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Sounds more like a problem in the UPS than the battery. If you don't have a voltmeter or a friend who has one (should read 12 volts), try connecting the battery to a 12v car light globe (brake or turn indicator globe). The globe should glow brightly and get warm. If so, the battery is fine.
on the previa, the main fuse box is located in the top of the dash board, the panel above the heater switches comes off to reveal it. There is a little level/clip just above the heater switches hidden by the curve of the panel, push and lift. Turn the ignition switch to the "Off" position. Insure the component with the suspected blown fuse is turned off. Reach under the central instrument panel cover, located above the air conditioning controls in the center of the dashboard, and press upward on the panel cover release latch. This is where most of the fuses are located in a Toyota Previa. Lift the panel cover up and off. Observe the underside of the control panel cover. It will have a schematic diagram along with the name of each circuit controlled by the corresponding fuse. Determine the location of the fuse that controls the affected component. The Toyota Previa makes use of three different types of fuses: type A, which are thin and elongated, type B fuses that resemble a box with a window in the top to reveal the fuse link, and type C, which also resemble a box with a clear plastic top. Grasp the suspected fuse and pull straight up and out. Look down through the clear top of the fuse. If the metal connector is broken and not connected, the fuse is blown. Insert a replacement fuse of the same type and amperage rating into the vacant slot. Replace the instrument control panel and press down until it snaps closed. Turn the ignition switch to the "On" position. Activate the suspected component. If replacing the fuse did not solve the problem, troubleshoot further or take the car to a qualified technician for repairs.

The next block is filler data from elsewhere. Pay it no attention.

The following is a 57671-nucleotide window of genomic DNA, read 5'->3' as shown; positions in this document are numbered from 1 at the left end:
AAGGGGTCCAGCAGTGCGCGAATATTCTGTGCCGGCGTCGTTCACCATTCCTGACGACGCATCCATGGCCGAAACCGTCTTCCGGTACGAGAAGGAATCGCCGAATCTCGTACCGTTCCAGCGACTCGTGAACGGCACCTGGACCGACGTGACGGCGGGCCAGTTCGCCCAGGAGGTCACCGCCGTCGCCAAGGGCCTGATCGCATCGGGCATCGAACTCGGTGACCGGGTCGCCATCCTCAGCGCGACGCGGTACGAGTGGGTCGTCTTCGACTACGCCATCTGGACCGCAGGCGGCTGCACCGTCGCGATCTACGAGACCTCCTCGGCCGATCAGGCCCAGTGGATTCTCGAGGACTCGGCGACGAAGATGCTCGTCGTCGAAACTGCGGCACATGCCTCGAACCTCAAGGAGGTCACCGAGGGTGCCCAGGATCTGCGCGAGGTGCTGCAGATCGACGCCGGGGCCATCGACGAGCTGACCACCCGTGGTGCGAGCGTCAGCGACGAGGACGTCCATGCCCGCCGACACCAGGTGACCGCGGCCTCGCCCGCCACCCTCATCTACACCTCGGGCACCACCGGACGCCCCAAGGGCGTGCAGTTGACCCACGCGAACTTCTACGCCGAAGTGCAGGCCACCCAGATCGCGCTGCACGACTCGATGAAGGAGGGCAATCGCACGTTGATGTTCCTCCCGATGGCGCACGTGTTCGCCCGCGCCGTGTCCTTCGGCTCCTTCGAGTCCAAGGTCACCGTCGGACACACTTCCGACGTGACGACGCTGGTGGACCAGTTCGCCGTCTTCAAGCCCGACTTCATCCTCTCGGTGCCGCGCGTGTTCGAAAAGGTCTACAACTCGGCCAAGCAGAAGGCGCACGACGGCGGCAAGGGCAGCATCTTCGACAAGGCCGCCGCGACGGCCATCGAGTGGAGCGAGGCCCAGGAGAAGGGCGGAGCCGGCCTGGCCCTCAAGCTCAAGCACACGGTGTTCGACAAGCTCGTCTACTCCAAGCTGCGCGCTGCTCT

L2 is a Surface Mount Technology (SMT) inductor. Component marks by convention: L inductor, C capacitor, R resistor, F fuse, D diode, Q transistor, X crystal (xtal), U Integrated Circuit (IC).
L2 is probably a wire through some bulk ferrite for EMI filtering from the power controllers/invertors/CPU/GPU to stop the battery broadcasting the system hash/noise far & wide.
Holding the original L2 inplace while attempting to power up the device worked, but soldering it in didn't. A scavenged similarly sized & shaped L marked component from an old harddrive PCB - from the 5 volt line off the molex power connector - worked fine. Paul Coucher
Makita generally does not provide a schematic for the charger wiring. The only parts that are usually replaceable are the cord and housings and possibly a fuse. If this is an older charger I would look for a "cold solder joint" I fixed quite a few for this and one component breaking loose. I dont know if Makitausa website can help or not. What volt is this charger, I have a couple in my garage that I can look at also
Check if "L2" is in place. Ususally drop from its position in the circuit board near the power switch, is a little black piece with solder in 2 sides. And the symptoms are almost the same as the blown F1 and F2 fuses.
If you opened your DS and didnt found it or wasnt aware and lost it you'll need a parts circuit board to take it from and solder it to your board, as theres no known part specification or schematics for the DS, at least as I know the only way is using a Henry meter to get the L2 value.
And you might have a water damaged board or broken top screen ribbon cable too as for the tick sound from the speaker is new for me.